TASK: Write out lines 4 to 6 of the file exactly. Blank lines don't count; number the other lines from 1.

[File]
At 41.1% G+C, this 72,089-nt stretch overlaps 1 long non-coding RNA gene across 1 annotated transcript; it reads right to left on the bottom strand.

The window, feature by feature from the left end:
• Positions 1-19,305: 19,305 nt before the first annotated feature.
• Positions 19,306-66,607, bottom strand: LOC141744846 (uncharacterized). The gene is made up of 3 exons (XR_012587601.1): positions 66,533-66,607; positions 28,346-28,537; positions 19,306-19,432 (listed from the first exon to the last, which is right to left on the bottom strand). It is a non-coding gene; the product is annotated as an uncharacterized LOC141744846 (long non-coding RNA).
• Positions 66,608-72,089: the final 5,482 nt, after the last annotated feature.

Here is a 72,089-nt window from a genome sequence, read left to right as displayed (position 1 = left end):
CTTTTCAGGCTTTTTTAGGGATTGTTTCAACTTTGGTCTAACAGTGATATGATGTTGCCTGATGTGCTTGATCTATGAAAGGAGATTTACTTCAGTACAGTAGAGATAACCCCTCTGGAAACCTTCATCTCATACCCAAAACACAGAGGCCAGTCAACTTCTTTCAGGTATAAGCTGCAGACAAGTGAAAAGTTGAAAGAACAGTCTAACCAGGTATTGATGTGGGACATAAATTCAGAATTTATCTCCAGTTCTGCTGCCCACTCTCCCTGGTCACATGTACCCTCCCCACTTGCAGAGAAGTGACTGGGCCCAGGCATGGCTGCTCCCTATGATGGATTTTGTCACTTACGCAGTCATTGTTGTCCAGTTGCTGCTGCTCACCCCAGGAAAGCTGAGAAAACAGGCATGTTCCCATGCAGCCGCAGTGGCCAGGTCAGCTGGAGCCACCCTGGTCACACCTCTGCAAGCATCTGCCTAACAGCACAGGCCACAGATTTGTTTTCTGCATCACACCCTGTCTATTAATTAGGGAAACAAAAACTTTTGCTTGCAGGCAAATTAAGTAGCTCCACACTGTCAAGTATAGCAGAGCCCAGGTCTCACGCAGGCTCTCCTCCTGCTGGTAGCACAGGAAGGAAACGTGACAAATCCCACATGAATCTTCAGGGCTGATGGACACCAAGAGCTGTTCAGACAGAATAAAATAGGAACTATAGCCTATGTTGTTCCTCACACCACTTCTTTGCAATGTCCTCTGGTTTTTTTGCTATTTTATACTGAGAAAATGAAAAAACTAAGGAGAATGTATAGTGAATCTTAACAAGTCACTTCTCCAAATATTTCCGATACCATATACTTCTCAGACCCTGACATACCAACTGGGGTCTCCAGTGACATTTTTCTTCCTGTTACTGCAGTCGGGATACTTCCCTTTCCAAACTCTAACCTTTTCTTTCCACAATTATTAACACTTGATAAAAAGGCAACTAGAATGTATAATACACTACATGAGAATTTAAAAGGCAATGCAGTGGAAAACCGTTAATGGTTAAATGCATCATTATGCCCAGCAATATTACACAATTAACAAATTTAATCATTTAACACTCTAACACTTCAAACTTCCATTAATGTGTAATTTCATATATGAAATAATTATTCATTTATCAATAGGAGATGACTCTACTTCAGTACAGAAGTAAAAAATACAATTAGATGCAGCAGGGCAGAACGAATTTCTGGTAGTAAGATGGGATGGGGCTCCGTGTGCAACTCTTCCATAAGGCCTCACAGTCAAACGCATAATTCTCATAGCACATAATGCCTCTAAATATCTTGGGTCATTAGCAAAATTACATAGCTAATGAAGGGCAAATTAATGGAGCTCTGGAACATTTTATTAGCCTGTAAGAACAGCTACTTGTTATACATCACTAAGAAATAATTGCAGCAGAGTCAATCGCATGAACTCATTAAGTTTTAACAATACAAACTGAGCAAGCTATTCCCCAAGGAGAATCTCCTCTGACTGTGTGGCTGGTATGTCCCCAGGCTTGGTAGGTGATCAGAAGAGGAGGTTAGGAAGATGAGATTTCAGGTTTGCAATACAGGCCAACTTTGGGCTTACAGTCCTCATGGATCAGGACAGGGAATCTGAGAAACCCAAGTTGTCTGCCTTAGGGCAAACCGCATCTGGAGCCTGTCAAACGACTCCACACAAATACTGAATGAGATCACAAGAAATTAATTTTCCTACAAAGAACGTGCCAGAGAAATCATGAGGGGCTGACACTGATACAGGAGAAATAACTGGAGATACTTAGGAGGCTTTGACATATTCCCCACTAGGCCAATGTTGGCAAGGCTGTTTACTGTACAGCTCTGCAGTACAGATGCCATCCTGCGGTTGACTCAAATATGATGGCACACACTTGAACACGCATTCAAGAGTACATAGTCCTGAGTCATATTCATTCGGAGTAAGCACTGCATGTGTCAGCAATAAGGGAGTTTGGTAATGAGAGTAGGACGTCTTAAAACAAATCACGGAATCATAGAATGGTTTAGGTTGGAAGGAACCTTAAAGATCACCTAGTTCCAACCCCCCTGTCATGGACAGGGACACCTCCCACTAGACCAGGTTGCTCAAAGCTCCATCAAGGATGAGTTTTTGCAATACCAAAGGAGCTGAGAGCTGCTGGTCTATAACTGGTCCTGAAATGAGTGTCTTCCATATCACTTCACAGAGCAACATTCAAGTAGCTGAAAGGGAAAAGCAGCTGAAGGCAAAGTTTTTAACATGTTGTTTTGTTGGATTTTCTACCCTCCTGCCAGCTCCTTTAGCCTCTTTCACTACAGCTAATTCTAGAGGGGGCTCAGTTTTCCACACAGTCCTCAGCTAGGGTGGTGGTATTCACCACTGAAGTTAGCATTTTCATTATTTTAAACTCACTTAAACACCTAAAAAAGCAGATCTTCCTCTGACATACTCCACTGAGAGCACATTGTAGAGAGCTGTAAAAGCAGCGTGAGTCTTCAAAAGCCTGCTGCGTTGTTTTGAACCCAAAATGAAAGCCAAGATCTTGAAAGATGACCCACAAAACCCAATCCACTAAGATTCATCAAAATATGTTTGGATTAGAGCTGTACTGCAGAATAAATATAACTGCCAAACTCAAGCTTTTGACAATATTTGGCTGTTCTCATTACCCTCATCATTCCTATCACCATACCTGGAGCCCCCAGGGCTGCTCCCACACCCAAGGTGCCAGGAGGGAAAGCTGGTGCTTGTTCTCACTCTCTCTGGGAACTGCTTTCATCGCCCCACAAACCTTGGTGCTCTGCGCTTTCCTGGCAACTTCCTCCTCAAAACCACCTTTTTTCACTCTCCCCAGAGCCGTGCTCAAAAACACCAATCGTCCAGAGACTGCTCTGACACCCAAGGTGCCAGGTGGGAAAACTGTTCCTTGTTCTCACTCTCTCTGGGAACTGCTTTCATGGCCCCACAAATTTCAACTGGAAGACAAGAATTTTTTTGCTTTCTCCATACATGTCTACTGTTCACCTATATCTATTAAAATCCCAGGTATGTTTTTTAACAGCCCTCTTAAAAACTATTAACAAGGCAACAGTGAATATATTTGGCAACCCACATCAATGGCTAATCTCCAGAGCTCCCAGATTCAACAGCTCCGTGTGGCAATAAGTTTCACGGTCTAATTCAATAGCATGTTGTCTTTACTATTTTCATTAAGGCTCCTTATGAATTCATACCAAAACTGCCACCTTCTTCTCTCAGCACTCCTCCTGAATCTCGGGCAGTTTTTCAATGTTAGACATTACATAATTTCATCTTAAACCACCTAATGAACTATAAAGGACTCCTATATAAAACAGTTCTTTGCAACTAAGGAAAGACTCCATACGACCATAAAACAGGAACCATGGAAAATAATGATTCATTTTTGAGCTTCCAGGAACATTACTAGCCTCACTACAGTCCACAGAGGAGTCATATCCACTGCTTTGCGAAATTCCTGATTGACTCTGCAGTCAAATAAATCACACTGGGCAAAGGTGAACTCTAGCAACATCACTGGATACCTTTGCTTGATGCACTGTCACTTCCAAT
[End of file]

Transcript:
• Positions 19,306-66,607, bottom strand: LOC141744846 (uncharacterized). The gene is made up of 3 exons (XR_012587601.1): positions 66,533-66,607; positions 28,346-28,537; positions 19,306-19,432 (listed from the first exon to the last, which is right to left on the bottom strand). It is a non-coding gene; the product is annotated as an uncharacterized LOC141744846 (long non-coding RNA).
• Positions 66,608-72,089: the final 5,482 nt, after the last annotated feature.

Here is a 72,089-nt window from a genome sequence, read left to right as displayed (position 1 = left end):